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Subject: Explicit instantiation declarations and requires clauses
From: Christopher Head (chead_at_[hidden])
Date: 2019-09-08 11:54:50


Hi folks,
From reading the standard draft, I’m reasonably certain (though could
be wrong—please correct me if so) that, if a template has a requires
clause, the requires clause is checked for an explicit instantiation
declaration. GCC also seems to work this way (and is the only compiler
I have access to that supports concepts at all, so is the only one I
could test).

Why is this so? It seems to me that it’s both unnecessary and also
somewhat annoying.

It’s unnecessary, as far as I can see, because any program containing an
explicit instantiation declaration, assuming that specialization is
used anywhere, must also contain a matching explicit instantiation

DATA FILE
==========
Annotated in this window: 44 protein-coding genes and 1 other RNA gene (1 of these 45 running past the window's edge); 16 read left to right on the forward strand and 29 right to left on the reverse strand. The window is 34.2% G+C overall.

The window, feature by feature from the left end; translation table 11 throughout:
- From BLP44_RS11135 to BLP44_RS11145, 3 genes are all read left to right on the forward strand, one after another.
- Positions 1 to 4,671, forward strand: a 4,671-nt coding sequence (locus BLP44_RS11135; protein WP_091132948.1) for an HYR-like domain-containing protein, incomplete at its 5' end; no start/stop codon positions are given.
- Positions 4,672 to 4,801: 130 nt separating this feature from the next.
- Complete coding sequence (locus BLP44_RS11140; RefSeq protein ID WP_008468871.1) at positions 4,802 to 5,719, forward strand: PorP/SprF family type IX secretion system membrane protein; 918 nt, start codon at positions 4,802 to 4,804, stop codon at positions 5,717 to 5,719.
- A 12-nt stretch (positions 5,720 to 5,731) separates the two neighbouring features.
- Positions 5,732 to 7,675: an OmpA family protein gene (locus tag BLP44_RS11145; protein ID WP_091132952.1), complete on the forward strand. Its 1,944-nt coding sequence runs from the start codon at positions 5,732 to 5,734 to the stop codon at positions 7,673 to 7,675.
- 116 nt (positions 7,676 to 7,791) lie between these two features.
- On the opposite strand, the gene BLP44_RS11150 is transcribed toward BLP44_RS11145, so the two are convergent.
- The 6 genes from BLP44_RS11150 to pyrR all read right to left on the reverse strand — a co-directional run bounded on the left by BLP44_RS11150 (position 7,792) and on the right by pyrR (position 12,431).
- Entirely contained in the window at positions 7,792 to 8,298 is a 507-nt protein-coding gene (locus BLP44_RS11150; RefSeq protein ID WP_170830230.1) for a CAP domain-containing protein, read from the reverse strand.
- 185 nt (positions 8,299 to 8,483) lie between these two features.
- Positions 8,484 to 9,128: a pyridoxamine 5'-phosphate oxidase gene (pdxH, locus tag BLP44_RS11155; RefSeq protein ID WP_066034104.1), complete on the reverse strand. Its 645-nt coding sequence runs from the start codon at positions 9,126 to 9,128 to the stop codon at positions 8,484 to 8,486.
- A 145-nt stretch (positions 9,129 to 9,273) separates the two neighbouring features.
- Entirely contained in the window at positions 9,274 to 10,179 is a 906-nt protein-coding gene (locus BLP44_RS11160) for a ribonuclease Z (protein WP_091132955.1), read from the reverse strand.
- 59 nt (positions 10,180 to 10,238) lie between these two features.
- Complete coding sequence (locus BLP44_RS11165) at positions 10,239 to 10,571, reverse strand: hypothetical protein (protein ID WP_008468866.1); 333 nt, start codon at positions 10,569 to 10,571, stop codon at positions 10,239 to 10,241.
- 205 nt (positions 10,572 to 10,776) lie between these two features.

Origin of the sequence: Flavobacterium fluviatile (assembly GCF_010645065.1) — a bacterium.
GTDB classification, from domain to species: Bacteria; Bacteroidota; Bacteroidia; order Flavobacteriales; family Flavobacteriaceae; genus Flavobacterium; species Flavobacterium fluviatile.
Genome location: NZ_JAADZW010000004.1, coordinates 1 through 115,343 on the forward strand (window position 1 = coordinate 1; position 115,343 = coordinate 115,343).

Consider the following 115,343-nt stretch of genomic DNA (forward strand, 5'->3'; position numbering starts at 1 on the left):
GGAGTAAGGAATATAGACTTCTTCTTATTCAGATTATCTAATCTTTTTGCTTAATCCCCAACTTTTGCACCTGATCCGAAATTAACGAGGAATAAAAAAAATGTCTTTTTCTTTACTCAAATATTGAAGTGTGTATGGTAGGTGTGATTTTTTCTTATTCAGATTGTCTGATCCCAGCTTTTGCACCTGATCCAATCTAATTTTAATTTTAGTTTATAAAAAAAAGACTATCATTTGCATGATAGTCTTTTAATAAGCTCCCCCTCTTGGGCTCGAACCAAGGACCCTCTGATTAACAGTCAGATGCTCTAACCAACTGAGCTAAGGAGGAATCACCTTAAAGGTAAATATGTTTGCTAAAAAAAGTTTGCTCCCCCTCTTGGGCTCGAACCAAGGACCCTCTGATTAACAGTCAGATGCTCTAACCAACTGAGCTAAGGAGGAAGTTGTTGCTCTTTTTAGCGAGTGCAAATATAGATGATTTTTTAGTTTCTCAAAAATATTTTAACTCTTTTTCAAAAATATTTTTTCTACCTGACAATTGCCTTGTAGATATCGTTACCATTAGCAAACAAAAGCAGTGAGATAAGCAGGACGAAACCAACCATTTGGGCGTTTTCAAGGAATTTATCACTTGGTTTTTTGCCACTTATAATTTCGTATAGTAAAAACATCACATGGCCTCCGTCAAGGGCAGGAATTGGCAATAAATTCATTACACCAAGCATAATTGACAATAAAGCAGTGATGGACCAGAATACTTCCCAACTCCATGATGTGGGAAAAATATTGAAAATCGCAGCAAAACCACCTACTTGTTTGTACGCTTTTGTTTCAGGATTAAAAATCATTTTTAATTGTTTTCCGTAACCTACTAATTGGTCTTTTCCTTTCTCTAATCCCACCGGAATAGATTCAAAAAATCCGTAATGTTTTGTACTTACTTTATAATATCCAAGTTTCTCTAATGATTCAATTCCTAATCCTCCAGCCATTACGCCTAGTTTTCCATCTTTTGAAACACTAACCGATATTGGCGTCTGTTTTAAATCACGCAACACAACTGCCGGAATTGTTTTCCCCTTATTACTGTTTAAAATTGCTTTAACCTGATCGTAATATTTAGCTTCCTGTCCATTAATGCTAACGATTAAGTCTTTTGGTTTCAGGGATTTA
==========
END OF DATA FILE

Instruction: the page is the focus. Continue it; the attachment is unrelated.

definition in some translation unit; therefore, to ensure that the
requires clause is checked properly, it would be sufficient (in the
sense that the constraint would be checked somewhere and the program as
a whole would fail to compile on constraint violation) to check the
requirements at the point of explicit instantiation definition, while
ignoring them at the explicit instantiation declaration.

It’s annoying because it means an explicit instantiation declaration
can no longer use an incomplete type as a template parameter, which
used to be possible in the absence of a requires clause (the explicit
instantiation definition would typically require a complete type
because the template being instantiated would typically need the type
to be complete in order to do interesting things with it, but the
explicit instantiation declaration may not—for example, a class
template whose class body doesn’t require a complete type but whose
function bodies do, and whose function bodies are provided in a single
translation unit rather than in a header file, should be able to use an
incomplete type in the header file and a complete type in the source
file).

Can anyone explain if (1) I have understood the situation correctly,
and (2) there is any reason why explicit instantiation declarations
need to check requires clauses?

Thank you!

-- 
Christopher Head



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